Master Data consist of the important enterprise “nouns” in an organization, such as Customer, Part, Account, and Product. Margaret Rouse defines Master Data Management (MDM) in “Building an Effective Data Governance Framework” as:
“…a comprehensive method of enabling an enterprise to link all of its critical data to one file, called a master file, that provides a common point of reference. When properly done, MDM streamlines data sharing among personnel and departments. In addition, MDM can facilitate computing in multiple system architectures, platforms and applications… “
Master data, by its very nature, is strategic to the organization. If you are contemplating the use of Master Data Management for key enterprise data, what do you need to consider to ensure a successful rollout? You will need to develop an implementation strategy that considers all of the disparate data consumers and their use cases to be successful. Dr. Ann Marie Smith in “Priming a Master Data Management Strategy for Success”, defines three key success factors, all strategic:
MDM implementation strategies include all of the standard components of a strategy: people, process, and tools. For tooling, the MDM system will need to satisfy the organization’s requirements for initial and maintenance pricing, compatibility with other enterprise systems, and the organization’s ability to implement and support the system. Like most enterprise technologies, MDM systems tend to be expensive to purchase and maintain, so using a hosted MDM-as-a-Service could be an option. Cross-functional processes will be required to manage data sourcing and consumption, cadence of data updates, and most importantly, overall on-going data governance. Roles will need to be defined and filled for MDM implementation and support, and data governance.
MDM projects pose many unique challenges. Because Master Data supplies the enterprise with governed data, project managers need to coordinate development and testing with all consuming systems. If a formal enterprise data team doesn’t exist, the MDM project team will be responsible for soliciting initial and on-going data requirements from the downstream system maintainers. MDM quality assurance is complicated by the wide-ranging source and target system integration demands. In addition to functional testing, extensive end-to-end testing is necessary to include the entire life cycle of data creation, update, and disposition for all source and consuming systems. Another project management challenge is synching MDM development with releases of downstream systems. The consuming systems must update their interfaces prior to the rollout of any new MDM version.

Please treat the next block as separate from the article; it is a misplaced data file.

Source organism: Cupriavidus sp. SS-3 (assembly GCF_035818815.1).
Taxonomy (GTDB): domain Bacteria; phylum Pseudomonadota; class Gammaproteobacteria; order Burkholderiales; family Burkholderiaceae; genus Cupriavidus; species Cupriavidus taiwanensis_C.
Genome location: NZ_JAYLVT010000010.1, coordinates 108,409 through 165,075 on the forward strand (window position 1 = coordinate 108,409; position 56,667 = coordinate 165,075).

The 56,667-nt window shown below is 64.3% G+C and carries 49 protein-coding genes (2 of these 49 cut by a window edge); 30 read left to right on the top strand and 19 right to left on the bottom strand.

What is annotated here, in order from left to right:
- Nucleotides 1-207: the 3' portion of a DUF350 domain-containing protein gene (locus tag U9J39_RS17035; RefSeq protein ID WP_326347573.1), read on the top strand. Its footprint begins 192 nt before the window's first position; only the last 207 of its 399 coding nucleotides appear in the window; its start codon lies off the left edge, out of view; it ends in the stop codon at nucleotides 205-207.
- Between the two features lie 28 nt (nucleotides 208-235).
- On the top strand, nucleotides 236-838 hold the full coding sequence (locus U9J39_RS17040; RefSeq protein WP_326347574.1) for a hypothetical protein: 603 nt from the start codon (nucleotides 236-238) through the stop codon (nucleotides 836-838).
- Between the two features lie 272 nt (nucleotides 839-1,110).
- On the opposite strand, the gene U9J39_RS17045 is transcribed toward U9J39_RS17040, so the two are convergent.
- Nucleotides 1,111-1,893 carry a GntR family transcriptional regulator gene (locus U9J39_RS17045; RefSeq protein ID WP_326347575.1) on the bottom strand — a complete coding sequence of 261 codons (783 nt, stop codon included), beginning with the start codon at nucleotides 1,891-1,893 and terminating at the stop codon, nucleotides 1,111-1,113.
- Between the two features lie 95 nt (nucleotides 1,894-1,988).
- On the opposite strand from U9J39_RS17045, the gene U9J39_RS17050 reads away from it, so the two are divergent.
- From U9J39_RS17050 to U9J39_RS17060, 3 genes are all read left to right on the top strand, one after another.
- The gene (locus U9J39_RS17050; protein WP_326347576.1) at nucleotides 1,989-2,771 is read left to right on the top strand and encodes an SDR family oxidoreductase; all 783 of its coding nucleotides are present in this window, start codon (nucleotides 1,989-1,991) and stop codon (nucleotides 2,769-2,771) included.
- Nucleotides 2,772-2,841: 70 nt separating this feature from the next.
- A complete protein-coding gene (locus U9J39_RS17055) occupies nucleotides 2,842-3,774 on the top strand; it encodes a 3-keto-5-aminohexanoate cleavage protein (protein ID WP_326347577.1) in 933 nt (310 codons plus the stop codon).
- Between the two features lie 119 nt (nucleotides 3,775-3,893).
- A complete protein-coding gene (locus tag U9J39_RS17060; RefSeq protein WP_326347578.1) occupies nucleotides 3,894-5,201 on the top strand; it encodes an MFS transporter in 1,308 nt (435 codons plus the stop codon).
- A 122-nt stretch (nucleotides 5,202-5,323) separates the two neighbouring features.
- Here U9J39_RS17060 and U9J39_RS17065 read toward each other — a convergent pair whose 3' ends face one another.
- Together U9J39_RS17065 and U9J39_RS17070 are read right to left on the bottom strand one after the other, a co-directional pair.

In summary, MDM projects have enterprise impacts and must consider the needs of all consuming systems. To be successful in the long run, MDM must have enterprise-level stakeholders, and formal data quality and governance processes must be instituted.
Necessary cookies are absolutely essential for the website to function properly. These cookies ensure basic functionalities and security features of the website, anonymously.
|cookielawinfo-checbox-analytics||11 months||This cookie is set by GDPR Cookie Consent plugin. The cookie is used to store the user consent for the cookies in the category "Analytics".|
|cookielawinfo-checbox-functional||11 months||The cookie is set by GDPR cookie consent to record the user consent for the cookies in the category "Functional".|
|cookielawinfo-checbox-others||11 months||This cookie is set by GDPR Cookie Consent plugin. The cookie is used to store the user consent for the cookies in the category "Other.|
|cookielawinfo-checkbox-necessary||11 months||This cookie is set by GDPR Cookie Consent plugin. The cookies is used to store the user consent for the cookies in the category "Necessary".|
|cookielawinfo-checkbox-performance||11 months||This cookie is set by GDPR Cookie Consent plugin. The cookie is used to store the user consent for the cookies in the category "Performance".|
Functional cookies help to perform certain functionalities like sharing the content of the website on social media platforms, collect feedbacks, and other third-party features.
Performance cookies are used to understand and analyze the key performance indexes of the website which helps in delivering a better user experience for the visitors.
Analytical cookies are used to understand how visitors interact with the website. These cookies help provide information on metrics the number of visitors, bounce rate, traffic source, etc.
Advertisement cookies are used to provide visitors with relevant ads and marketing campaigns. These cookies track visitors across websites and collect information to provide customized ads.
Other uncategorized cookies are those that are being analyzed and have not been classified into a category as yet.